Three Toes or Four?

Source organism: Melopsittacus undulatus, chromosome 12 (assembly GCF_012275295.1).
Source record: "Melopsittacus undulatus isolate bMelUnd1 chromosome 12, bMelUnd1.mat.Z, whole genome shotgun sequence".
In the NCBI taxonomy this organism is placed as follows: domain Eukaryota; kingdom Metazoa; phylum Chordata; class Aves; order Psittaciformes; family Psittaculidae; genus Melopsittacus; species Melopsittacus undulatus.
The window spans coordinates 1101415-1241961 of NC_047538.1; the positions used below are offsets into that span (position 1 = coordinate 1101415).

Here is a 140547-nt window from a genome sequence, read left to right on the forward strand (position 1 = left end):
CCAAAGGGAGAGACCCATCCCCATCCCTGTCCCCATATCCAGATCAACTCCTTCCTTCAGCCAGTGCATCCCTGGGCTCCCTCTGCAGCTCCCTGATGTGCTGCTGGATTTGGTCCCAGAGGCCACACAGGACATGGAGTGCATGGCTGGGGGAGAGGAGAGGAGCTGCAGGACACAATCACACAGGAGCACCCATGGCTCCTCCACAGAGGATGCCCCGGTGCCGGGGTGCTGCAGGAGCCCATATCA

Texas is home to two different types of box turtles, the Ornate Box Turtle (Terrapene ornate ornate) and the Eastern or Three-toed Box Turtle (Terrapene carolina triunguis), A sub-species of the ornate turtle lives in Trans-Pecos west to eastern Arizona and south into Mexico is called the Western Ornate Turtle (Terrapene ornata luteola). Since those are so rare, we’ll concentrate on the Three-toed and the Ornate Box Turtles. We’ll get into the differences in a minute, but their decline in number as alerted Texas Parks and Wildlife. Box turtles used to be so plentiful that a mile of country road would yield one or more of these ponderously moving reptiles. These days a sighting is a special occasion. In fact, the Texas Parks and Wildlife Department would like your help tracking box turtles. The following link provides printable forms, on-line forms, contact phone numbers and brief descriptions of what you are looking for. It is urged that you make a report whenever you come across a box turtle. http://www.tpwd.state.tx.us/learning/texas_nature_trackers/box_turtle_survey/ Box Turtles don’t cleanly fit into any of the three common “classifications” of turtle that were discussed in the Texas Tortoise article. Box turtles spend all of their life-cycle on land, but are not tortoises. The Latin name Terrapene places them in the terrapin group even though they spend no time in the water. Unlike all other turtles, the plastron of the Box Turtle is hinged allowing the turtle draw its head had front legs in behind its protection. When a box turtle brings itself into its shell, only the tips of the front claws, an edge of the back feet and perhaps a peek of tail can be seen.The protection is so good [...]